What are the benefits of each device?

Countertop machines are fixed points in your store or restaurant and offer good connectivity.

The portable device is linked to Wi-Fi and is ideal for places like restaurants or pubs, where staff can take payments at the table.

Mobile card readers are battery-powered devices that use a GPRS signal but can link to Wi-Fi to take payments while on the move at places like outdoor markets or hospitality events.

If businesses are choosing card payment facilities, there are several platforms on the market to consider, including:

  • TakePayments
  • Tyl (by Natwest)
  • Paymentsense
  • Shopify WisePad Reader 3
  • SumUp Air
  • Zettle Reader 2
  • Square Reader
  • MyPOS Go
  • Dojo Go
  • Barclaycard Anywhere

What do they cost?

The costs include the device and the cost of payment processing fees. Mobile readers cost between £15 and £30, while desktop or countertop card machines cost between £150 and £200.

You can either buy the device outright or rent the device for a monthly cost. This changes from provider to provider.

What fees will the business have to pay?

Transaction fees are taken by your card payment provider as a percentage of every payment made through your card machine. They are typically between 1.5 per cent and 2 per cent of the value of the transaction.

So, if the customer buys an item costing £50 and your transaction fee is 1.75 per cent, you will be charged around 87p by your provider.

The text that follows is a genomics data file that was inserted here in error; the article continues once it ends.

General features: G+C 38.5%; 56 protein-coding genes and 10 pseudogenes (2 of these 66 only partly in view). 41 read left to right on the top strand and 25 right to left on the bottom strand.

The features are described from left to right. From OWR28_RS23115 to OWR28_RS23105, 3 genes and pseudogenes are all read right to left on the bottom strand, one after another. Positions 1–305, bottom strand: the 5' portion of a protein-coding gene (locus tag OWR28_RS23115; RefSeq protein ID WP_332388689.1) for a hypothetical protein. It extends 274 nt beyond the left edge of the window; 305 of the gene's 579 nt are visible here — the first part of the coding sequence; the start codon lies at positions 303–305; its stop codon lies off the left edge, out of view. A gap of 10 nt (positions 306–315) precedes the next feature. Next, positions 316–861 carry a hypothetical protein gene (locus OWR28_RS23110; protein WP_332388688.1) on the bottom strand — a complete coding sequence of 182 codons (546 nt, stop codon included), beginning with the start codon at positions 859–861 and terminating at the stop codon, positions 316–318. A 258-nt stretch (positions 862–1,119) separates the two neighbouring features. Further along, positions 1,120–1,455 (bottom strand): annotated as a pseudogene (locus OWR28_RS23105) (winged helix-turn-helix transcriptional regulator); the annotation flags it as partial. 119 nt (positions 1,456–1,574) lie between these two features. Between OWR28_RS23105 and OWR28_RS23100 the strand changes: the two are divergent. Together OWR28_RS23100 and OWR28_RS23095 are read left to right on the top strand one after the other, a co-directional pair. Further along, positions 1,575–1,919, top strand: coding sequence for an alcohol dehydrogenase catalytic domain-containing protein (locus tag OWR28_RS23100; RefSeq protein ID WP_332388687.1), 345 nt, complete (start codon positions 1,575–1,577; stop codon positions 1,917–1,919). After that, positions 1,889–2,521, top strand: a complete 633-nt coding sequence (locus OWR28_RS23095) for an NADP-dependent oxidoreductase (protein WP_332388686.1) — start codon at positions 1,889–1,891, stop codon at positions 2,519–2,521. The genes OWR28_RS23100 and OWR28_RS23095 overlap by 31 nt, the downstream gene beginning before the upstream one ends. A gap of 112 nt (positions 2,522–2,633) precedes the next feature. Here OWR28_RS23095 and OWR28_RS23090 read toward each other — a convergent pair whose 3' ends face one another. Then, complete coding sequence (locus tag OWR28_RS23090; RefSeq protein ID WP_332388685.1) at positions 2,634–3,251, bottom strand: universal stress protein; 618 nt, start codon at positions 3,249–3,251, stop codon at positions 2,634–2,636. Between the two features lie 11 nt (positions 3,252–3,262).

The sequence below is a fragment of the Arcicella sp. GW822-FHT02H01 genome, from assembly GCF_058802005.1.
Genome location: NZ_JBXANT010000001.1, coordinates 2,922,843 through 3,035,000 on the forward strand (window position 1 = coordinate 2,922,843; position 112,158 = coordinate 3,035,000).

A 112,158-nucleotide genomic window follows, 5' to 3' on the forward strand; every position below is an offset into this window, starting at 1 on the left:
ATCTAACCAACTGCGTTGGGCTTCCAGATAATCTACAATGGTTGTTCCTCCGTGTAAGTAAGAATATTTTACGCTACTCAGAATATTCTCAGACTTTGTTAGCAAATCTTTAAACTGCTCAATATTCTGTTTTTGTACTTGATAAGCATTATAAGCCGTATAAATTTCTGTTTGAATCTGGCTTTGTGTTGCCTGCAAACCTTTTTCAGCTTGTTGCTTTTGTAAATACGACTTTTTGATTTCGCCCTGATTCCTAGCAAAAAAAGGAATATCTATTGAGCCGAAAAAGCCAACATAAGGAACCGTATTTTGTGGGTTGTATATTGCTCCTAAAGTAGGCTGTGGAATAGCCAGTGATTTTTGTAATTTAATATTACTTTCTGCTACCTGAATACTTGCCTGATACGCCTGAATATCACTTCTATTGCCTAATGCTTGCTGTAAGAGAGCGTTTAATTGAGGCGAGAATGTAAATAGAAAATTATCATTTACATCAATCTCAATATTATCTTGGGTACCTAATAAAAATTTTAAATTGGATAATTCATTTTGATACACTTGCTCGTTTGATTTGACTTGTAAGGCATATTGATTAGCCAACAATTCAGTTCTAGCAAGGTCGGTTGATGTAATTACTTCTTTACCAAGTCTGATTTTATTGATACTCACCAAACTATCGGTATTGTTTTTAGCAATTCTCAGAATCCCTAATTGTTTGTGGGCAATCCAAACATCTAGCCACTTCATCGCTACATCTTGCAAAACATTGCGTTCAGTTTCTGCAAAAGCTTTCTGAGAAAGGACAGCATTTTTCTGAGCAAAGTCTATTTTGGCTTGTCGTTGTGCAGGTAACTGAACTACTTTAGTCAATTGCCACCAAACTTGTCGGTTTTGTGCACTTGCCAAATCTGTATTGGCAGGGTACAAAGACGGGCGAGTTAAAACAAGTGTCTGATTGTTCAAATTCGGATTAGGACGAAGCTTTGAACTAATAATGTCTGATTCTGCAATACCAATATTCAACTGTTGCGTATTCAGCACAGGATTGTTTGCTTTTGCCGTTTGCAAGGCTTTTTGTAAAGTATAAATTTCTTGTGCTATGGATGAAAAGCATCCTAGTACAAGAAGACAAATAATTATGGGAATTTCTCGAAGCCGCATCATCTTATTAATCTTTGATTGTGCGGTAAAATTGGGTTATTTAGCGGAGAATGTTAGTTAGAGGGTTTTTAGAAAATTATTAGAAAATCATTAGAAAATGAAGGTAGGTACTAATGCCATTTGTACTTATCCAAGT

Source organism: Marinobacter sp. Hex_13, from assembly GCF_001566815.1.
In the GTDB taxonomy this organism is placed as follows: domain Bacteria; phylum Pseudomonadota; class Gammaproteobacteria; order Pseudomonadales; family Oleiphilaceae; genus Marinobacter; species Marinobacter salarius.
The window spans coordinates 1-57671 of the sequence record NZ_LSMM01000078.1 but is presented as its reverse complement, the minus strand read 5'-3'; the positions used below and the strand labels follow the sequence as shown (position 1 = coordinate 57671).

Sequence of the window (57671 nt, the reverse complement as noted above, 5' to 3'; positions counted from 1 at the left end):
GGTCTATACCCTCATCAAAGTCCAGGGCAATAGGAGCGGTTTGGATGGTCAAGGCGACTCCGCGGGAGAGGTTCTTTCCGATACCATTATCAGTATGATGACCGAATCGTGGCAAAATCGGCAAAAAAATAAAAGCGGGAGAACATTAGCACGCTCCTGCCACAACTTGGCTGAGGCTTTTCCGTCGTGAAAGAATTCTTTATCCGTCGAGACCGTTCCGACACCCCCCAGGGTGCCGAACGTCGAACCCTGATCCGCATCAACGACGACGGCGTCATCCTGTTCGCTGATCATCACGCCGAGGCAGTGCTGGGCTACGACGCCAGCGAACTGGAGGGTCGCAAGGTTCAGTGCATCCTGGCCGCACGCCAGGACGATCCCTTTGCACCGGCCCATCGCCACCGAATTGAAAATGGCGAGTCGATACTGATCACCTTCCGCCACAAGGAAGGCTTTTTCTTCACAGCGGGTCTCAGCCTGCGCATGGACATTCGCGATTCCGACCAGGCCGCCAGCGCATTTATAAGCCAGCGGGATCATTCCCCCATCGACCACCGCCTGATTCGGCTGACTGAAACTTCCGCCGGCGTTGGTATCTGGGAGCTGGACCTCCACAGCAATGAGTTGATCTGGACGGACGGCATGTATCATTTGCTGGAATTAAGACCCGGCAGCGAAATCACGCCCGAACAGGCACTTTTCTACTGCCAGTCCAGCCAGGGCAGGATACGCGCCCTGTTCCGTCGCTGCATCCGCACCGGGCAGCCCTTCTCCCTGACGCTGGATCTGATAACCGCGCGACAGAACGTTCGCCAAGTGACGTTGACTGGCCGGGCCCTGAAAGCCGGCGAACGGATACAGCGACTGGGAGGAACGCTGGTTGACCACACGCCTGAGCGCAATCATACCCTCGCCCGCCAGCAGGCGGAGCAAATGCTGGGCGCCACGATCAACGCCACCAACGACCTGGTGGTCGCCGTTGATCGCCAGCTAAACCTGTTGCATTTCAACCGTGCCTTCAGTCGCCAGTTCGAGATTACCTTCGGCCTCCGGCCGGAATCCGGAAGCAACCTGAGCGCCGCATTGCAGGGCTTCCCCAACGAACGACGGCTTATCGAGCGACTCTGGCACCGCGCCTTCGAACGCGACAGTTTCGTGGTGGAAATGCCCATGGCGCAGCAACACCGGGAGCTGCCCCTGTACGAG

Card payment providers will also advertise a ‘card not present’ (CNP) transaction when neither the cardholder nor their card are present for the transaction – for instance, an online or phone payment, or a recurring payment.

CNP fees are usually around 2.5 per cent. They are higher for the simple reason that there is a greater risk of fraud during these kinds of payments.

Be prepared for changes to Corporation Tax in 2023

The 2023-24 tax year may seem a long way off, but it is important that companies are prepared for changes to the system a little more than year down the line.

The main rate of Corporation Tax (CT) will rise to 25 per cent for the financial year commencing on 1 April 2023, but it is slightly more complicated than the headline figure and the rate will vary depending on company profits.

How will companies be affected?

For companies recording profits of £50,000 or less, the ‘lower profits limit’, the current CT rate of 19 per cent will still apply, but those firms with profits between £50,000 and £250,000, the so-called ‘upper profits limit’, will pay the main CT rate of 25 per cent.

However, they will receive what is known as marginal relief to cut their tax bill which increases the rate incrementally, as profits rise, until the upper limit of 25 per cent is reached for firms with profits of £250,000 or more.

The lower and upper profit limits are reduced proportionately where the accounting period is less than 12 months. They are also reduced where a company has one or more associated firms.

Broadly, a company is associated with another company at a particular time if, at that time or at any other time within the preceding 12 months:

  • One company has control of the other
  • Both companies are under the control of the same person or group of persons.